Texas amassed three sacks on the day, a solid performance, especially against such a talented and experienced opposing offensive line. Before the game on Saturday, Kansas State had given up 11 sacks in eight games.
Texas was led by sophomore Buck end Ethan Burke, who had two sacks on the day. Burke just returned from a knee injury and made his presence felt the entire day. Not only did he sack the Kansas State quarterback early in the third quarter, but he forced a fumble on the play, which Texas recovered, and scored on the next play. Burke is now the sack leader on the team with five.
The second sack of the day and the first career forced fumble by Texas EDGE Ethan Burke! pic.twitter.com/jebbE1IuG0— Hook'em Headlines (@HookemHeadlines) November 4, 2023
The other sack came from junior Jack end Barryn Sorrell, which tied him for second most sacks on the team. He also had three quarterback hits in the game. Sorrell has really shined as of late, recording a sack in each of the last two games after having just one in the previous seven games.
Texas EDGE Barryn Sorrell is on a streak rushing the passer in the last 8 quarters!— Hook'em Headlines (@HookemHeadlines) November 4, 2023
-10 QB pressures
-5 QB hits
-10.8% pass rush win rate (2nd among Big 12 EDGEs) pic.twitter.com/r2GzeKB5Nl
While three sacks against a stout offensive line is a strong performance, there is still room for improvement. Getting sacks in critical moments is the next step — Texas had no sacks in the fourth quarter or overtime. In fact, after recording the second sack with 8:36 left in the first quarter, Texas had just one sack for the remaining 52 minutes in the game.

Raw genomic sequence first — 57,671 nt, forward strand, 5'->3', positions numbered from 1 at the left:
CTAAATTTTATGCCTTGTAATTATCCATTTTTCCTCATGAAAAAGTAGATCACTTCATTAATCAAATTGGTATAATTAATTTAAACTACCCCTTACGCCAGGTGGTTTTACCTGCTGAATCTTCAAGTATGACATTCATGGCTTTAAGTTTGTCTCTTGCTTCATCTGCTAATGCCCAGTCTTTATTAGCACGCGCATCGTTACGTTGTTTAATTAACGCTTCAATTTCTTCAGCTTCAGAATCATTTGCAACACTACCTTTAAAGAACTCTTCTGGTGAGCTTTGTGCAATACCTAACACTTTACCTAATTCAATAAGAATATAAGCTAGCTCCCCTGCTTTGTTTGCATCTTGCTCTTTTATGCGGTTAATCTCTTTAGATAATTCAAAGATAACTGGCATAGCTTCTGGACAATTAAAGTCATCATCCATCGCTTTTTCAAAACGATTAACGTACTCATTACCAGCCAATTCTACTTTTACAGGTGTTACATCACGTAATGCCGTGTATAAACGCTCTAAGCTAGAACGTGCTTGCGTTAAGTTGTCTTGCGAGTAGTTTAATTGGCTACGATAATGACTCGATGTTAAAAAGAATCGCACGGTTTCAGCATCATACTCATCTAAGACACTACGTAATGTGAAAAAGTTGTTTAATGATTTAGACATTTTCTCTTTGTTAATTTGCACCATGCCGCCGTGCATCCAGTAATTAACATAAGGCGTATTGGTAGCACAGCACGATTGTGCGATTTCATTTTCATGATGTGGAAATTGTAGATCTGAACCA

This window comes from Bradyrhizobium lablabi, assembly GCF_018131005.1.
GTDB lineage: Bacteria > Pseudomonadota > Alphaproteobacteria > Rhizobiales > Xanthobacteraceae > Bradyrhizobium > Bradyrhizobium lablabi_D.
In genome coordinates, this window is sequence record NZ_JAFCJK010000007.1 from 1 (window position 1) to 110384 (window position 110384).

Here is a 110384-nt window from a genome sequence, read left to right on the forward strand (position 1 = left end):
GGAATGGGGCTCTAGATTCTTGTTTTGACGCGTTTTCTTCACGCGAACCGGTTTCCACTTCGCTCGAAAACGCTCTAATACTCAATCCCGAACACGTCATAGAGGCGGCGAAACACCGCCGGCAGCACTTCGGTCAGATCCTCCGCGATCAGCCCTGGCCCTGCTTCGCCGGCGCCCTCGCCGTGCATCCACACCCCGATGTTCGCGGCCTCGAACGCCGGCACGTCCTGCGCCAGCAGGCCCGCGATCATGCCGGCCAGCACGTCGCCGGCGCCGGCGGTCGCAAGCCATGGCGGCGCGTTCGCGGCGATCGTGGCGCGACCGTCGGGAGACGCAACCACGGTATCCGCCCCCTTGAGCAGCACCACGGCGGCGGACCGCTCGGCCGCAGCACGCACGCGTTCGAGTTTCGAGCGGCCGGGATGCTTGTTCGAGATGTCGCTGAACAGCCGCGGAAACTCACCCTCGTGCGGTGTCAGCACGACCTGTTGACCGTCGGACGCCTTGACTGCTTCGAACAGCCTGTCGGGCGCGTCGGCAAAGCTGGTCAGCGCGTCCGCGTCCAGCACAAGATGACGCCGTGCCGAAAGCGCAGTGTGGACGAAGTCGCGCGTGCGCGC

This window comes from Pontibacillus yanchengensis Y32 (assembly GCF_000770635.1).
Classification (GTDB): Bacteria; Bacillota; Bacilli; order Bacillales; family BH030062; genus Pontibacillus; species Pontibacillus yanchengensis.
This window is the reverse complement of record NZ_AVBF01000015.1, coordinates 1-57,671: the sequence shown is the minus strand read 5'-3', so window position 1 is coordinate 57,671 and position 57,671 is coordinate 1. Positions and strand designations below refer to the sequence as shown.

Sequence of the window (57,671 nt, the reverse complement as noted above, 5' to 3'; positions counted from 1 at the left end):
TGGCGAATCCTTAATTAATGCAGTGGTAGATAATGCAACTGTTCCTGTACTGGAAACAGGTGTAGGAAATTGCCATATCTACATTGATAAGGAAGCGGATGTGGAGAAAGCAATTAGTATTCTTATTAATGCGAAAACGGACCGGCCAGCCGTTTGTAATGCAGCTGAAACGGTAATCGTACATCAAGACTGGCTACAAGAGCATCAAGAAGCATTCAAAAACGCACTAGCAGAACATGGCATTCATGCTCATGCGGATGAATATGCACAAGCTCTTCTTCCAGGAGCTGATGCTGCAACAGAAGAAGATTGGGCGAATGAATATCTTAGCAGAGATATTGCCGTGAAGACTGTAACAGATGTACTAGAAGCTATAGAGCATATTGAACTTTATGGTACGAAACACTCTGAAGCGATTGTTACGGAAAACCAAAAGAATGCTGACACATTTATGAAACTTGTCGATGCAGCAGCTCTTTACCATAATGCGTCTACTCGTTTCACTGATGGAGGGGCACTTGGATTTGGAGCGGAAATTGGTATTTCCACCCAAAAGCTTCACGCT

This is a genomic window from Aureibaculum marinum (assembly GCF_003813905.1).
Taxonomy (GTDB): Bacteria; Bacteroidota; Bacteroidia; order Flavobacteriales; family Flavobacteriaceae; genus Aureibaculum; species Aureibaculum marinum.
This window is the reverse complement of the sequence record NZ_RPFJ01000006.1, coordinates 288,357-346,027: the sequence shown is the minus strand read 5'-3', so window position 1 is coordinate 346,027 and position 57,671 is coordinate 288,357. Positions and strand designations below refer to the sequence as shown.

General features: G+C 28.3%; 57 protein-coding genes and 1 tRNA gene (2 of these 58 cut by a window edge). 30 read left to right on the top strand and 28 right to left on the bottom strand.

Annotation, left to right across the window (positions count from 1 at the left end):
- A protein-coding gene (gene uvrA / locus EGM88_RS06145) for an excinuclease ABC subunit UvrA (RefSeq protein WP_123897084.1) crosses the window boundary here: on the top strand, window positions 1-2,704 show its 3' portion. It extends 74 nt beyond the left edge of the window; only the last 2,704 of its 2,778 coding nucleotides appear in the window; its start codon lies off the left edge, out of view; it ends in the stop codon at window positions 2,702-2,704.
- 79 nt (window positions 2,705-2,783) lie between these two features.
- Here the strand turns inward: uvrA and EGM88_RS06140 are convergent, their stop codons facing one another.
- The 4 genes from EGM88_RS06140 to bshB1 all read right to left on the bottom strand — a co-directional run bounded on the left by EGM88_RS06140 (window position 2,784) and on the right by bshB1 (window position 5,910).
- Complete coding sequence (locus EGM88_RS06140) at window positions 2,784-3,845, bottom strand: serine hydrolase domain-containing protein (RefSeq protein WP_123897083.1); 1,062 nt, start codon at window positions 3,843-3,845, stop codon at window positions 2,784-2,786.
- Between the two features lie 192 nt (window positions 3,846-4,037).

Season outlook: Texas increased its sack total to 22 on the year, which is good for 41st in the country. The Longhorns need five more sacks to surpass their total from last year with three regular season games to go.
Texas forced two turnovers — a strip sack and an interception. As previously mentioned, Burke was responsible for the forced fumble and it was recovered by senior linebacker Jaylan Ford. The interception was recorded by Burke’s high school teammate, sophomore safety Michael Taaffe.
Mookie did it again. Lifetime Chap, Michael Taaffe, opens the second half with an interception against Kansas State. The pick is Taaffe’s third consecutive game with an interception. #HookEm #GoChaps pic.twitter.com/IOIwnckopf— WestlakeNation (@Westlake_Nation) November 4, 2023
In what ended up being a right-moment-at-the-right-time play, Taaffe was able to grab the ball after it bounced off a Kansas State receiver that was falling to the ground.
Taaffe, the former walk on, leads the team in interceptions and has recorded a pick in each of the last three games. His knack for the ball is apparent.
Season outlook: Texas has recovered five fumbles and intercepted 10 passes this year, placing them in a tie at 29th in the country, a significant improvement from No. 104 in 2022. With three regular season games to go, Texas has already surpassed last year’s turnover total of 14 takeaways.
Against Kansas State, the Texas defense shined in the four areas of emphasis. There remains room for improvement both within these four areas and in the broader play of the unit, but the win against the Wildcats was yet another strong showing. The improvements from a year ago are tremendous.